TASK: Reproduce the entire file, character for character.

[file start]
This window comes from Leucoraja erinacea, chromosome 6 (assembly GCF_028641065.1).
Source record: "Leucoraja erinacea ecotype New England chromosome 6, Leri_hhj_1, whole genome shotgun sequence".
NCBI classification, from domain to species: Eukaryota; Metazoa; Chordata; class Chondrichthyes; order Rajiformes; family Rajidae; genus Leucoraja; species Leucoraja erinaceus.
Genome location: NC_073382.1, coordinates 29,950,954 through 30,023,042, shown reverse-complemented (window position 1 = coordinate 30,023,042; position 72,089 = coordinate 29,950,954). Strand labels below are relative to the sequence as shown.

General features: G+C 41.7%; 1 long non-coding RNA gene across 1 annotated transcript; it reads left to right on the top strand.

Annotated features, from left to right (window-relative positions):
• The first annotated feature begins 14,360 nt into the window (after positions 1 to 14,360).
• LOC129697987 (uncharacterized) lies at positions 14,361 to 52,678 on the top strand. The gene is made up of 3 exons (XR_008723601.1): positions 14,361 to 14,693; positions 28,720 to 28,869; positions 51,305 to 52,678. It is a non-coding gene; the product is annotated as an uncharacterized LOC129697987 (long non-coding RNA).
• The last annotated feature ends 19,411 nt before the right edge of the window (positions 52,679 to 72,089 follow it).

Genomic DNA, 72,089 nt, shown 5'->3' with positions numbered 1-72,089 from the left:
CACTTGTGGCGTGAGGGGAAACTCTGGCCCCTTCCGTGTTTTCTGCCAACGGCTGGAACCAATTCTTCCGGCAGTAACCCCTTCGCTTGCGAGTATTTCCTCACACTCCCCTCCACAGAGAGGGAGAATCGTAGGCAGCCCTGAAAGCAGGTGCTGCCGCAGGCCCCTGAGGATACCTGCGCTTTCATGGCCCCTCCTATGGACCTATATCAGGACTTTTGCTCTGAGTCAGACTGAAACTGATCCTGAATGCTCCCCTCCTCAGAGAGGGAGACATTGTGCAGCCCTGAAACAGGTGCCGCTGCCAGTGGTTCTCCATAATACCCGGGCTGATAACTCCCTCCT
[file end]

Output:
This window comes from Leucoraja erinacea, chromosome 6 (assembly GCF_028641065.1).
Source record: "Leucoraja erinacea ecotype New England chromosome 6, Leri_hhj_1, whole genome shotgun sequence".
NCBI classification, from domain to species: Eukaryota; Metazoa; Chordata; class Chondrichthyes; order Rajiformes; family Rajidae; genus Leucoraja; species Leucoraja erinaceus.
Genome location: NC_073382.1, coordinates 29,950,954 through 30,023,042, shown reverse-complemented (window position 1 = coordinate 30,023,042; position 72,089 = coordinate 29,950,954). Strand labels below are relative to the sequence as shown.

General features: G+C 41.7%; 1 long non-coding RNA gene across 1 annotated transcript; it reads left to right on the top strand.

Annotated features, from left to right (window-relative positions):
• The first annotated feature begins 14,360 nt into the window (after positions 1 to 14,360).
• LOC129697987 (uncharacterized) lies at positions 14,361 to 52,678 on the top strand. The gene is made up of 3 exons (XR_008723601.1): positions 14,361 to 14,693; positions 28,720 to 28,869; positions 51,305 to 52,678. It is a non-coding gene; the product is annotated as an uncharacterized LOC129697987 (long non-coding RNA).
• The last annotated feature ends 19,411 nt before the right edge of the window (positions 52,679 to 72,089 follow it).

Genomic DNA, 72,089 nt, shown 5'->3' with positions numbered 1-72,089 from the left:
CACTTGTGGCGTGAGGGGAAACTCTGGCCCCTTCCGTGTTTTCTGCCAACGGCTGGAACCAATTCTTCCGGCAGTAACCCCTTCGCTTGCGAGTATTTCCTCACACTCCCCTCCACAGAGAGGGAGAATCGTAGGCAGCCCTGAAAGCAGGTGCTGCCGCAGGCCCCTGAGGATACCTGCGCTTTCATGGCCCCTCCTATGGACCTATATCAGGACTTTTGCTCTGAGTCAGACTGAAACTGATCCTGAATGCTCCCCTCCTCAGAGAGGGAGACATTGTGCAGCCCTGAAACAGGTGCCGCTGCCAGTGGTTCTCCATAATACCCGGGCTGATAACTCCCTCCT